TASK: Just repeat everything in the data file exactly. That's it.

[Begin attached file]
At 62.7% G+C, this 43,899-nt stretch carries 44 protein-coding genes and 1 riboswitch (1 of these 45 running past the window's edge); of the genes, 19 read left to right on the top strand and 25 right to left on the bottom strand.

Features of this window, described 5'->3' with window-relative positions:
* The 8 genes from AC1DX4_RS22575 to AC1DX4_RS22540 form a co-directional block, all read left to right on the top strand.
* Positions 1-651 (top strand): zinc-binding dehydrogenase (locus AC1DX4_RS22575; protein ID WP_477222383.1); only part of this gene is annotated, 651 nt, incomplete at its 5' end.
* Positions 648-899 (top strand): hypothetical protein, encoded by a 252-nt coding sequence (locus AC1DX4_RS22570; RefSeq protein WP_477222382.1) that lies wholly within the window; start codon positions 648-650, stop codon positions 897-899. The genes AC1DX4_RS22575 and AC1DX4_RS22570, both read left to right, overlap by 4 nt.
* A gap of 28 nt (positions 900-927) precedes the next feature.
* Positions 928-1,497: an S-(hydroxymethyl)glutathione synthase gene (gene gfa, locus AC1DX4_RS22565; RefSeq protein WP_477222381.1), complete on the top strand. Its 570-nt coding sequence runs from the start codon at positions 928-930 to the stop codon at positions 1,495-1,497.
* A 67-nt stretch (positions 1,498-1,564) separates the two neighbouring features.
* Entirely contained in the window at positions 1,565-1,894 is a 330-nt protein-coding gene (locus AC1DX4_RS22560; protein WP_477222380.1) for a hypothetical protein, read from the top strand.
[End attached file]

At 62.7% G+C, this 43,899-nt stretch carries 44 protein-coding genes and 1 riboswitch (1 of these 45 running past the window's edge); of the genes, 19 read left to right on the top strand and 25 right to left on the bottom strand.

Features of this window, described 5'->3' with window-relative positions:
* The 8 genes from AC1DX4_RS22575 to AC1DX4_RS22540 form a co-directional block, all read left to right on the top strand.
* Positions 1-651 (top strand): zinc-binding dehydrogenase (locus AC1DX4_RS22575; protein ID WP_477222383.1); only part of this gene is annotated, 651 nt, incomplete at its 5' end.
* Positions 648-899 (top strand): hypothetical protein, encoded by a 252-nt coding sequence (locus AC1DX4_RS22570; RefSeq protein WP_477222382.1) that lies wholly within the window; start codon positions 648-650, stop codon positions 897-899. The genes AC1DX4_RS22575 and AC1DX4_RS22570, both read left to right, overlap by 4 nt.
* A gap of 28 nt (positions 900-927) precedes the next feature.
* Positions 928-1,497: an S-(hydroxymethyl)glutathione synthase gene (gene gfa, locus AC1DX4_RS22565; RefSeq protein WP_477222381.1), complete on the top strand. Its 570-nt coding sequence runs from the start codon at positions 928-930 to the stop codon at positions 1,495-1,497.
* A 67-nt stretch (positions 1,498-1,564) separates the two neighbouring features.
* Entirely contained in the window at positions 1,565-1,894 is a 330-nt protein-coding gene (locus AC1DX4_RS22560; protein WP_477222380.1) for a hypothetical protein, read from the top strand.